Anophthalmos and Microphthalmos
WHAT IS ANOPHTHALMOS AND MICROPHTHALMOS?
Anophthalmos and microphthalmos are congenital conditions where an eye is either not developed at all or it is smaller than normal.
Anophthalmos is a medical term used to represent the absence of the globe and ocular tissue from the orbit. It may be congenital, where a child may be born with no eye or associated structures, or it may be acquired, when an eye is lost to trauma or surgery.
“Well, the last time I had a picture taken I could hardly see my eyes because of the weight of heavy eyelid. Then I paid attention to how I was actually using my eyes and I really noticed when I was looking at anything especially the computer I was straining my forehead to see better. Since I have had it done I no longer have to lift the forehead and tilt my head to see. It is amazing! I love…” D. Rock 63 Yrs Old with Fat Droopy Eyes – Salt Lake City, UT
Microphthalmia is where a child is born with a rudimentary eye. There are vestigial tissues, albeit of great importance to the body. The presence of even the smallest of rudimentary eyes allows the surrounding tissues to grow and should always be preserved.
ANOPHTHALMOS OR ANOPHTHALMIA
Anophthalmia ( A medical term used to represent the absence of the globe and ocular tissue from the orbit ) can be congenital (present at birth) or acquired later in life. Congenital anophthalmia can occur alone or along with other birth defects. Cases of Anophthalmia could result from inherited genetic mutations, sporadic genetic mutations, chromosome abnormalities, prenatal environmental insult or unknown.
True or primary anophthalmos is very rare. Only when there is complete absence of the ocular tissue within the orbit can the diagnosis of true anophthalmos be made. Extreme microphthalmos is seen more commonly. In this condition, a very small globe is present within the orbital soft tissue, which is not visible on initial examination.
Anophthalmia and microphthalmia could occur secondary to the arrest of development of the eye at various stages of growth of the optic vesicle. It is important to recognize microphthalmia because the development of the orbital region, as well as the lids and fornices, is dependent on the presence of a normal-sized eye in utero. Anophthalmia is may be a clinical characteristic of Trisomy 13 which is a Gross Chromosomal Abnormality.
(Anophthalmia is very rare but the exact incidence is unknown. One report from a prospective study of 50,000 newborns found an incidence of microphthalmia of 0.22 per 1,000 live births)
Acquired anophthalmos is where an eye is lost (removed) secondary to:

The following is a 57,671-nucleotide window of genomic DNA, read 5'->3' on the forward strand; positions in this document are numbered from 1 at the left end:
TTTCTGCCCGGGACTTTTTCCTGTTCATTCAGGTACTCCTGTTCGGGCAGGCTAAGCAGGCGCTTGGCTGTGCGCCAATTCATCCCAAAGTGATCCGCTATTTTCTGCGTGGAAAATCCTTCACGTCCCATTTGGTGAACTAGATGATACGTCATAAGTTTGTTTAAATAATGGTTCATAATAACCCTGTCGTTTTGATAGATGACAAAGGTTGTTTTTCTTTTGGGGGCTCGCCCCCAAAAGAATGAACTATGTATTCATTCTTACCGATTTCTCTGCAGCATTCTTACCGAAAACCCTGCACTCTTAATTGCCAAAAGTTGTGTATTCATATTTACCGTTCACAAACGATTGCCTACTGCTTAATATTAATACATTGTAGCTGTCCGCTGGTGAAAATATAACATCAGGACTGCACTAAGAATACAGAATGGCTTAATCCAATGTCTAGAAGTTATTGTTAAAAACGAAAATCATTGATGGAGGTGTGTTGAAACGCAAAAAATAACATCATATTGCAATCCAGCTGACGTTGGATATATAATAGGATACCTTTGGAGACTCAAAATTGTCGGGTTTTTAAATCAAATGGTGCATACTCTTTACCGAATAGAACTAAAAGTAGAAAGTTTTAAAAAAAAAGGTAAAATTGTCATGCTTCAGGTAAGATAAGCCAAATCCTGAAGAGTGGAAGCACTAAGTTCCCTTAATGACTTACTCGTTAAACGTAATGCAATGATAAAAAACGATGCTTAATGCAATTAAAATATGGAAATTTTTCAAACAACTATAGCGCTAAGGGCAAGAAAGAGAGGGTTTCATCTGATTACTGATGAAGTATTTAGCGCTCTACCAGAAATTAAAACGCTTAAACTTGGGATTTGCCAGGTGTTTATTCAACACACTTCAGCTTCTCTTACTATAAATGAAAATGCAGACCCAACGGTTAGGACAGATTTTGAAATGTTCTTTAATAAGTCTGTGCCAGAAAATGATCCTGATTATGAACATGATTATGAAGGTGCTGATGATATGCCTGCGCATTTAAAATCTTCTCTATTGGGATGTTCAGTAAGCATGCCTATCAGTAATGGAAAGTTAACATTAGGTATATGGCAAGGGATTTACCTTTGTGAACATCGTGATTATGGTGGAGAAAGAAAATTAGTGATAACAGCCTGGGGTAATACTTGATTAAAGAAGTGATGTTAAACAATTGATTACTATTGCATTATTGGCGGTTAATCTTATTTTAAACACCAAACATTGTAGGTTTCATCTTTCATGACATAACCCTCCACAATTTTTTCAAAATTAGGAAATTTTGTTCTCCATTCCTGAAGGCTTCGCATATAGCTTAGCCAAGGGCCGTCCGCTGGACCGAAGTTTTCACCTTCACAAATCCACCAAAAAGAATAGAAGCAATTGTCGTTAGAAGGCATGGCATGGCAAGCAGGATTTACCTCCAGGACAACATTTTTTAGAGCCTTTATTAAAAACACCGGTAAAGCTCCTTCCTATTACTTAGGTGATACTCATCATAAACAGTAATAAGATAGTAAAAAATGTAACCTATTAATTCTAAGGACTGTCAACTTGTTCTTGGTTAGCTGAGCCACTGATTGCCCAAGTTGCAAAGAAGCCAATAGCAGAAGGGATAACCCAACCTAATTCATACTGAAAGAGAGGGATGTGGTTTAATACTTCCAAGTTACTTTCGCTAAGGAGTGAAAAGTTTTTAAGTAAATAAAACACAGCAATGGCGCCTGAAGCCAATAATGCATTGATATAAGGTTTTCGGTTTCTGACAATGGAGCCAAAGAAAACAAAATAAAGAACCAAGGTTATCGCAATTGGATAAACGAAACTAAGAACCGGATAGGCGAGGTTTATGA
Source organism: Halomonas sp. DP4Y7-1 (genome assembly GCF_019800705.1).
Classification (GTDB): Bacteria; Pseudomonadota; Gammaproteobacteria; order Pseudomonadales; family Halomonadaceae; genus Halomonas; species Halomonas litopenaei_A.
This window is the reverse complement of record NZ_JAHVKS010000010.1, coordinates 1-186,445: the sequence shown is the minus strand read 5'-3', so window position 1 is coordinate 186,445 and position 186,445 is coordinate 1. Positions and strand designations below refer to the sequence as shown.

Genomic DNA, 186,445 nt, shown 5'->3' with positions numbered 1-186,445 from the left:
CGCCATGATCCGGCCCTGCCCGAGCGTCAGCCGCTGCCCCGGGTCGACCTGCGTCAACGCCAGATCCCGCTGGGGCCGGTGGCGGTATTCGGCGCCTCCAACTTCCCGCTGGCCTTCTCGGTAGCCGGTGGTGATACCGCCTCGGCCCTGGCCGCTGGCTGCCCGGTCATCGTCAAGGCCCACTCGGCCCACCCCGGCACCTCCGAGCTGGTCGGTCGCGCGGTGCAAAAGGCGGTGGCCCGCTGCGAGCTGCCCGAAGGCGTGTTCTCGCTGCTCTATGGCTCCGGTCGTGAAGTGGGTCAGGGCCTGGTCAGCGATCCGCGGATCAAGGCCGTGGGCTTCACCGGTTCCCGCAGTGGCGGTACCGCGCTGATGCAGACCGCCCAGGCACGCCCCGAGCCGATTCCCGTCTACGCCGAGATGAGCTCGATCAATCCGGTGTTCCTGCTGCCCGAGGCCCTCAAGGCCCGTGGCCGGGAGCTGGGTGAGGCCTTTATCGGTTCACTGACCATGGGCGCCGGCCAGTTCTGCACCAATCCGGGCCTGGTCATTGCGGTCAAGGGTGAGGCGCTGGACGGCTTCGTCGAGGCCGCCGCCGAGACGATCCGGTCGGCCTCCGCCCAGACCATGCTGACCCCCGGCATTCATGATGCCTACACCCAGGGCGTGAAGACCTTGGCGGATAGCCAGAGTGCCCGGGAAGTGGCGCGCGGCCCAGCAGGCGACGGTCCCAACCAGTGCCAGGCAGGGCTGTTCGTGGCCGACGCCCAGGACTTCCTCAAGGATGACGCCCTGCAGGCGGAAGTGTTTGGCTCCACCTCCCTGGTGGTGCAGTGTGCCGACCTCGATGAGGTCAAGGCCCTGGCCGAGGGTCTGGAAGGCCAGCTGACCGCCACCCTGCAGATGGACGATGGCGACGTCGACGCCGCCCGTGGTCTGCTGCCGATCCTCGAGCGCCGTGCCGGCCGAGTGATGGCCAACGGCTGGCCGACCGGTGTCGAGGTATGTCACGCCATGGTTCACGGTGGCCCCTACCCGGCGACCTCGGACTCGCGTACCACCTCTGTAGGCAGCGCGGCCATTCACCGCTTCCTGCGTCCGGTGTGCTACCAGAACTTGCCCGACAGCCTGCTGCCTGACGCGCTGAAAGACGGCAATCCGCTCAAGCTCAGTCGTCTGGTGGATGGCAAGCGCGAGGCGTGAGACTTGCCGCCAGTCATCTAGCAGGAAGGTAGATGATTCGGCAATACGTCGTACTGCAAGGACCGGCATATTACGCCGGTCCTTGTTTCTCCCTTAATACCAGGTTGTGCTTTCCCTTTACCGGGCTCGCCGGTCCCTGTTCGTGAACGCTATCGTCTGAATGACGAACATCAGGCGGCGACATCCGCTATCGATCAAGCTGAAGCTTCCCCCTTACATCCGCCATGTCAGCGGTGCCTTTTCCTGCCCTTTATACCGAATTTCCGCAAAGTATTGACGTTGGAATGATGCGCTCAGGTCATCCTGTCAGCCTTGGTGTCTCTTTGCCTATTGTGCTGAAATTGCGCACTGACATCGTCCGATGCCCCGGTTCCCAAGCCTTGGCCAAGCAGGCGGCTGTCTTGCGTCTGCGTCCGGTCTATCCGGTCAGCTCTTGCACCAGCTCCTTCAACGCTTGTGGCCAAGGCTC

- tumor (such as retinoblastoma, choroidal malignant melanoma)
- advanced ocular disease (corneal disease, advanced resistant glaucoma)
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HOW IS ANOPHTHALMOS MANAGED?
When there is true anophthalmos (no eye and no rudimentary eye), it is important to encourage growth of bones as well as soft tissues. In the presence of true anophthalmos, there may be rudimentary eyelids and eyelid structures. An orbital expanding implant is inserted with sequential expansion of this implant to allow pressure to be exerted on the surrounding orbital bones and thereby encourage growth. Similarly, soft tissue expansion is encouraged with an anterior conformer.
Together with colleagues in Germany, we have developed the following sequence of managing patients with anophthalmos
- At about 3 months of age, expansion of the conjunctival lining is commenced by inserting an osmotic expander of hemispheric shape. At birth, a normal eyeball would have a volume of 2.5 ml. Therefore, we try to get that degree of volume in the socket to simulate a normal tissue volume.
- At about one year of age, an expanding or expandable orbital implant is placed inside the orbit and expanded sequentially. The aim is to provide pressure on the bony surfaces and expand them. Furthermore, an increasing sized conjunctival conformer is placed with the help of our ocularist.
Anophthalmos and Microphthalmos
The eye and the orbit grow the fastest during the first year of life: seventy percent of the increase of the globe’s volume occurs by 4 years of age and 90 percent by age 7 years. The growth of the eye ends at age 14. The growth of orbits ends at age 11 in females and at age 15 in males.
In some instances, hydrophilic, spheric osmotic expanders are inserted behind the conjunctiva.
In some instances, bony osteotomies are performed with repositioning of the bone, sometimes with interpositional bone grafts. It is now known that this should not be done until the child in in the mid-teens.
HOW IS MICROPHTHALMOS MANAGED?
It is imperative NOT to remove even a vestigial eye. No matter how small an eye, it is responsible for allowing and encouraging orbital bony as well as soft tissue growth. There has been a tendency in the United States to remove these microphthalmic eye and replace them with solid orbital implants: this is a MISTAKE and should be discouraged.
MANAGEMENT OF ANOPHTHALMOS AND MICROPHTHALMOS?
We expand the anterior part of the socket, namely the conjunctival lining and eyelids with appropriate tissue expansion anteriorly. These expanders are sequentially exchanged. Socket reconstruction is only undertaken when maximal growth has occurred, usually by the age of about 15 years.
BEFORE & YEARS AFTER TISSUE EXPANSION IN MICROPHTHALMOS
RESULTS AFTER TREATMENT FOR MICROPHTHALMOS!
With appropriate soft tissue expansion in microphthalmos, the appearance can be excellent.
This young lady was treated with serial expansion for her left microphthalmic eye and socket.
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